Another disturbing sign of COVID-19 surge: Cox adding more morgue storage space
SPRINGFIELD, Mo. (KY3) - With a combined 34 COVID-19 patients dying since Friday at both Cox (19) and Mercy (15), it’s a morbid topic that nobody really wants to talk about.
But the seriousness of the Delta variant surge in the Ozarks is causing the subject to be broached.
It’s not just the treatment facilities that need expanding.
“We have seen an increase in demand for our morgue,” said CoxHealth President and CEO Steve Edwards. “Last year we did expand it and we’re expanding it farther. We actually brought in a portable piece of technology that allows bodies to be cooled in a place outside the morgue. So we have had to expand that because the mortality has gone up so much lately.”
Cox’s current morgue can hold 15 bodies with the additional space holding up to a dozen more.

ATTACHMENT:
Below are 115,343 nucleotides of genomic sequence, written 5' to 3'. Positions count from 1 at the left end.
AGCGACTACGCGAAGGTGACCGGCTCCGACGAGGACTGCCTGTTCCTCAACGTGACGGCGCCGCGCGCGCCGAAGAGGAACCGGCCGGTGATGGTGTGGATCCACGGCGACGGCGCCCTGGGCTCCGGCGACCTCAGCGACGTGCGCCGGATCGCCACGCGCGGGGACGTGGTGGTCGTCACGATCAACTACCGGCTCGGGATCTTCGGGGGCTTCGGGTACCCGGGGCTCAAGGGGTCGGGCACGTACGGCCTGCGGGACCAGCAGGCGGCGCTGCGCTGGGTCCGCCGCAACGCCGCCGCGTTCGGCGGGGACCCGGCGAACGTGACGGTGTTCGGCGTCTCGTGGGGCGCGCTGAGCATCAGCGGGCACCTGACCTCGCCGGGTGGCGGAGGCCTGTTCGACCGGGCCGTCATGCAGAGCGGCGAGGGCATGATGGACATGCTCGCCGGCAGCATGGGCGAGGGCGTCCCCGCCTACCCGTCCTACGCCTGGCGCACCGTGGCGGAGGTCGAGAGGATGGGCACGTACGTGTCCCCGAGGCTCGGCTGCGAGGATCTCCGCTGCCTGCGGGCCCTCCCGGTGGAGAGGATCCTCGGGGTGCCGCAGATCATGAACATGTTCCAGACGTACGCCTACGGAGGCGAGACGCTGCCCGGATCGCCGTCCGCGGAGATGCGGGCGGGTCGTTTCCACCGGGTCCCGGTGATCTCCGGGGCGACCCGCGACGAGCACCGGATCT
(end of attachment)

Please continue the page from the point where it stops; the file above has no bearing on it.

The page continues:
But with things expected to get worse before they get better, that still may not be enough if the current trends continue.
“We’ve had over 4,000 admissions for COVID and with 539 deaths that means 13-and-a-half percent of our admissions have died,” Edwards pointed out. “When we look in our ICU’s about 40 percent of our patients don’t make it out. So we certainly see the severity of this disease and it does motivate our interest in expressing how severe this disease can be.”
Mercy did not have any numbers available on its morgue limitations.
“We do have a mobile morgue but we have not activated it to this point,” said Brent Hubbard, Mercy’s President and COO. “But we can expand with the mobile morgue if needed. Hopefully we won’t have to. But over the last four days we’ve had 15 deaths (at Mercy) which is a concerning number. That death toll is leading to our patients’ family, friends and neighbors creating a very difficult situation. It’s also creating a very difficult situation for our work force.”
The victims ages are getting younger and younger (four recent deaths were two people in their 30′s and two in their 40′s) and virtually all are not vaccinated.
“Please make the time to get your vaccine,” Hubbard pleaded. “Please spare your family the heartbreak we’re seeing in our hallways every day.”
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